On 5 November 2013, World No. 1 golfer Tiger Woods, who came to Turkey for the 2013 Turkish Airlines Open golf tournament to be held between November 7 and 10 and was brought to the bridge by helicopter, made a couple of show shots on the bridge hitting balls from the Asian side to the European side at one of the bridge direction, which was closed to traffic for about one hour.[12][13]

See also[edit]

Bosphorus Bridge on the reverse of the 1000 lira banknote (1978–1986)
  • Fatih Sultan Mehmet Bridge, also called the Second Bosphorus Bridge, located about 5 km north of the Bosphorus Bridge.
  • Yavuz Sultan Selim Bridge, also called the Third Bosphorus Bridge, currently under construction.
  • Marmaray, undersea rail tunnel, crossing the Bosphorus and connecting the Asian and European sides of Istanbul.
  • Eurasia Tunnel, undersea tunnel, crossing the Bosphorus for vehicular traffic, currently under construction.
  • Turkish Straits

Notes and references[edit]

  1. ^ a b c d e f g h i j k l m General Directorate of Highways: Project information about the Bosphorus Bridge (Turkish)
  2. ^ Erste Bosporusbrücke
  3. ^ Project Gutenberg. The History of Herodotus — Volume 2 – Retrieved on 19 March 2010.
  4. ^ 1900'deki köprü projesinde raylı sistem de vardı. Sabah. 2009-07-17 – Retrieved on 19 March 2010. (Turkish)
  5. ^ Consumer Price Index (estimate) 1800–2014. Federal Reserve Bank of Minneapolis. Retrieved February 27, 2014.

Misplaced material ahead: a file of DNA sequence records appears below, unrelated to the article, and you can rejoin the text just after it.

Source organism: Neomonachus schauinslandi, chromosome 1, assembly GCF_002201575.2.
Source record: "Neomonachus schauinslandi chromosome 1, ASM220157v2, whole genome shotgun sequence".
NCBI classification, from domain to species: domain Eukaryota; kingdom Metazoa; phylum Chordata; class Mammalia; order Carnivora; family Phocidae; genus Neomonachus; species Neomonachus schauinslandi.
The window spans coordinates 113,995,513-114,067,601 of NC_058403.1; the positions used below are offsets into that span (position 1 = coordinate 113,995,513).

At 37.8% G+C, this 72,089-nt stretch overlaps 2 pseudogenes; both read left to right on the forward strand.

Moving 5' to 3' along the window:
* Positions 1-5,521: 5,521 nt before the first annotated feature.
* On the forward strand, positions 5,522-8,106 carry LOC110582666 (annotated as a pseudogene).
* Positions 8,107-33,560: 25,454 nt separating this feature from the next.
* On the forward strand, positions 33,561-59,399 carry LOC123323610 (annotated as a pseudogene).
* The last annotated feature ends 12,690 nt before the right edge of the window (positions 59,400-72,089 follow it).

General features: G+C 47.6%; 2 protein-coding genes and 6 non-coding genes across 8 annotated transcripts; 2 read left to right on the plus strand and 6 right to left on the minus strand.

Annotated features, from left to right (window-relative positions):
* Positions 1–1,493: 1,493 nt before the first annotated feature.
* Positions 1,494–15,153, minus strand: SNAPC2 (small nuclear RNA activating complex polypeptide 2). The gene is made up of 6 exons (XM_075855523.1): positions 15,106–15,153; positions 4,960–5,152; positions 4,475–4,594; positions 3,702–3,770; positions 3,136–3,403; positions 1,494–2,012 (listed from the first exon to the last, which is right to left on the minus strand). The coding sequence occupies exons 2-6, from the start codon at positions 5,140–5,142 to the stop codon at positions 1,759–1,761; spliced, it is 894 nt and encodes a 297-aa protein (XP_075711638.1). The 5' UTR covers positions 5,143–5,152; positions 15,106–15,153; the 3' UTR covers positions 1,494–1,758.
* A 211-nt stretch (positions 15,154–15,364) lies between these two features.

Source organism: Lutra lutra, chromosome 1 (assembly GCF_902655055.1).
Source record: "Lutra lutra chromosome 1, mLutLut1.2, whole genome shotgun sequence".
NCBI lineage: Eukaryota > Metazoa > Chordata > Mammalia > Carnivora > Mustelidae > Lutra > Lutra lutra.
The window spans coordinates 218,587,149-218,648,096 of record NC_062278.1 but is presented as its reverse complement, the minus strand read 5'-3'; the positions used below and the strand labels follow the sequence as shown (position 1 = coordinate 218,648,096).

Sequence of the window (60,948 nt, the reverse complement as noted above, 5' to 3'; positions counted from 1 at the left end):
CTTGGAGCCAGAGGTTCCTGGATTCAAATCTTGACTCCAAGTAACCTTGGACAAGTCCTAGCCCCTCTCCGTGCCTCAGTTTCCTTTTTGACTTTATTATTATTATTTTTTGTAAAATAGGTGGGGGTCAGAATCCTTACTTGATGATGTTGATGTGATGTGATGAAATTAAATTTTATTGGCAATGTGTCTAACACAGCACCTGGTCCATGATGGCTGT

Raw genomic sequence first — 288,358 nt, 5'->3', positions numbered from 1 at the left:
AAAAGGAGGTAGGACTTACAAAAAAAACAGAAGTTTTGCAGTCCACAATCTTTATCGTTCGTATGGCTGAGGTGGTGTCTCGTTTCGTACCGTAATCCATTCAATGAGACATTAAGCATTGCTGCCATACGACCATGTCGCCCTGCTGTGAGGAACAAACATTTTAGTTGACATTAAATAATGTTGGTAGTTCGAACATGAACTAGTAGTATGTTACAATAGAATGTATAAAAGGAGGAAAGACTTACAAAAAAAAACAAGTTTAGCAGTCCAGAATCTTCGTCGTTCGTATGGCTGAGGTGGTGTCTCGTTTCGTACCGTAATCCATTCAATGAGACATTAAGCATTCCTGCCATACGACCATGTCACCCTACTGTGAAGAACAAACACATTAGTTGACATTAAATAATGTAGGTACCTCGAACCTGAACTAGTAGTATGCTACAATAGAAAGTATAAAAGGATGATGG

6. ^ Central Bank of the Republic of Turkey. Banknote Museum: 6. Emission Group - One Thousand Turkish Lira - I. Series, II. Series, III. Series. – Retrieved on 20 April 2009.
  7. ^ a b c "Venus Williams' match stretches two continents". Hürriyet. 2005-05-15. Retrieved 2009-06-25. 
  8. ^ a b "Venus Williams Plays Tennis on Bosphorus Bridge in Istanbul". Argus Photo Ltd. Retrieved 2009-06-25. [dead link]
  9. ^ a b "Coulthard smokes 'em over Bosphorus". Motoring. 2005-07-18. Retrieved 2009-06-25. 
  10. ^ a b c "Bridge too far for Coulthard". BBC. 2005-07-26. Retrieved 2009-06-25. 
  11. ^ "F1: 2005 Turkish GP". Motorsport. 2005-07-17. Retrieved 2009-06-25. 
  12. ^ "Tiger Woods takes shot at Bosporus Bridge". Dünya. 2013-11-06. Retrieved 2013-11-06. 
  13. ^ Çoban, Cengiz & Ümit Türk, Ramazan Almaçayır, Dilhun Gençdal, Yaşar Kaçmaz (2013-11-06). "Tiger Woods hits ball on Bosphorus Bridge". dha. Retrieved 2013-11-06. 

External links[edit]